In the latter modification, when the intermediate voltage is closer to the potential at the high voltage source terminal V2, the same current path as that formed in the level conversion circuit shown in FIG. 6 is formed from the high voltage source terminal V2 to the low voltage source terminal V1 and, when the intermediate voltage is closer to the potential at the low voltage source terminal V1, the first inverter circuit becomes inoperable. Therefore, the setting range of the intermediate voltage value is narrow, causing the design thereof to be not easy.

FIG. 7 shows another conventional level conversion circuit which is proposed in Japanese Patent Application Laid-open No. H2-134918 to improve the problems of the level conversion circuit shown in FIG. 6. The level conversion circuit shown in FIG. 7 differs from the level conversion circuit shown in FIG. 6 in that the NMOS 501 in FIG. 6 is replaced by a depletion type NMOS 601 having a gate electrode connected to the output of the first inverter circuit composed of the NMOS 103 and the NMOS 104.

In FIG. 7, when the potential at the input terminal I changes from the potential level of the low voltage source terminal V1 to the ground potential level, that is, at a leading edge of the potential, the depletion NMOS 601 becomes in ON state and thus the input and the output of the first inverter circuit composed of the PMOS 103 and the NMOS 104 are changed to low level and high level, respectively. Therefore, the PMOS 102 is turned OFF and the depletion NMOS 601 is ONed deeper, so that the input of the first inverter circuit is lowered to the ground potential. Consequently, the output terminal O of the second inverter circuit composed of the PMOS 105 and the NMOS 106 is changed from high level to low level.

On the contrary, when the potential at the input terminal I changes from the ground potential level to the potential of the low voltage source terminal V1, that is, at the leading edge of the potential, the depletion NMOS 601 achieves an OFF state since the gate electrode of the depletion NMOS 601 is applied with the voltage of the high voltage source terminal V2 and the PMOS 102 becomes in ON state. Thus, the input of the first inverter circuit is changed to the potential level of the low voltage source terminal V1 and the output thereof is changed to low level.

Then, the depletion NMOS 601 having the gate electrode supplied with the output voltage of the first inverter circuit is changed to the OFF state. Further, since the PMOS 102 is turned ON, the input potential of the first inverter circuit is changed from the potential of the low voltage source terminal V1 to the potential of the high voltage source terminal V2, so that it is possible to completely turn the PMOS 103 of the first inverter circuit OFF. Since the input of the second inverter circuit is changed from the potential of the high voltage source terminal V2 to the ground potential, the output terminal O of the second inverter circuit is changed from the ground potential level to the potential level of the high voltage source terminal V2.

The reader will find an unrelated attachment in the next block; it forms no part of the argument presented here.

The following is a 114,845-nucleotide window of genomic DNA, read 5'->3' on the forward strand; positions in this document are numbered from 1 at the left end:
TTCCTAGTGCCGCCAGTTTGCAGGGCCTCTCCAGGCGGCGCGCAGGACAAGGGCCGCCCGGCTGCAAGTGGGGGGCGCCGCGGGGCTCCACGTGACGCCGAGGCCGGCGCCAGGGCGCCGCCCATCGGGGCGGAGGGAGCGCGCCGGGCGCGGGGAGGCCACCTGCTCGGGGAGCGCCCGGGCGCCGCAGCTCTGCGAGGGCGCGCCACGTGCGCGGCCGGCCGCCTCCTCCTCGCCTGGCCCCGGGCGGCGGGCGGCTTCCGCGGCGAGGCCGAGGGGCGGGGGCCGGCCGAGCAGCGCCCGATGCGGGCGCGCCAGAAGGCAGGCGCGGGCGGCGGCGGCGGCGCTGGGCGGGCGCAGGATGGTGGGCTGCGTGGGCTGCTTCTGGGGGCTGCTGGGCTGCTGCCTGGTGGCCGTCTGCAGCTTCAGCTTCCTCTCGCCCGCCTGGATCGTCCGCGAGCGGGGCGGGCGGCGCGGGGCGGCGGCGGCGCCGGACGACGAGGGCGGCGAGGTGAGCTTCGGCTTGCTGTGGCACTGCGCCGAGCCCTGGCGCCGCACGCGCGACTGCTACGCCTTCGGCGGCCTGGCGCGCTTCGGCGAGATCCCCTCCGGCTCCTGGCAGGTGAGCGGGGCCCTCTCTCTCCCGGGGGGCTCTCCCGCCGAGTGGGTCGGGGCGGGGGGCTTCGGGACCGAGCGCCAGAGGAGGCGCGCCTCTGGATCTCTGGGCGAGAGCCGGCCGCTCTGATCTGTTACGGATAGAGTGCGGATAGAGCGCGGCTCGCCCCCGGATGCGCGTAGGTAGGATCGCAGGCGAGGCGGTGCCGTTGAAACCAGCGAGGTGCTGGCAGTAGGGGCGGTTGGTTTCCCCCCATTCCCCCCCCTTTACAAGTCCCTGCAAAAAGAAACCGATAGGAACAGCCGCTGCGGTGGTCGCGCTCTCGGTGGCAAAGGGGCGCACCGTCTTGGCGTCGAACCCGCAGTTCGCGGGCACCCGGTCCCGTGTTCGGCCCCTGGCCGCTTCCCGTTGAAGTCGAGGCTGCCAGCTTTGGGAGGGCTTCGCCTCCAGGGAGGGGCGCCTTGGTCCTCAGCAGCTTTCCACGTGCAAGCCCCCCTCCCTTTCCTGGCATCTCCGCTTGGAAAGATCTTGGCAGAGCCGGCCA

In the level conversion circuit shown in FIG. 7, when the potential of the input terminal I is the potential of the low voltage source terminal V1, the current path through the PMOS 103 and the NMOS 104 are cut by the presence of the PMOS 102. Further, NMOS 601, cuts the current path from the high voltage source and the low voltage source because the gate potential thereof is set to the ground potential.

In order to make the lower limit of the threshold voltage VTN of the NMOS 601 -V1 and to discharge the input of the first inverter circuit by the NMOS 601 having the gate grounded, the upper limit of the threshold voltage VTN must be at least smaller than 0 V. Therefore, in the level conversion circuit shown in FIG. 7, the NMOS 601 must be of the depletion type.

In the level conversion circuit shown in FIG. 7, an increase in power consumption due to formation of extra current paths is prevented as mentioned above. However, when such circuit is mounted on a CMOS integrated circuit, its fabrication becomes complicated and expensive due to the use of the depletion type NMOS.

SUMMARY OF THE INVENTION

An object of the present invention is, therefore, to provide a transistor circuit suitable for a level conversion circuit operating with reduced power consumption.

A transistor circuit according to the present invention includes a first and a second MOS transistors connected in parallel between an input terminal supplied with an input signal and an input node of an inverter circuit, a control electrode of the first enhancement MOS transistor being connected to an output node of the inverter circuit, a control electrode of the second enhancement MOS transistor being supplied with a bias voltage, and a third MOS transistor having a control electrode connected to the output node of the inverter circuit and provided between the input node of the inverter circuit and a power terminal.

BRIEF DESCRIPTION OF THE DRAWINGS

The above objects, advantages and features of the present invention will be more apparent from the following description taken in conjunction with the accompanying drawings, in which:

FIG. 1 is a circuit diagram showing an embodiment of a level conversion circuit according to the present invention;

FIG. 2 shows signal waveforms indicating an operation of the embodiment of the present invention;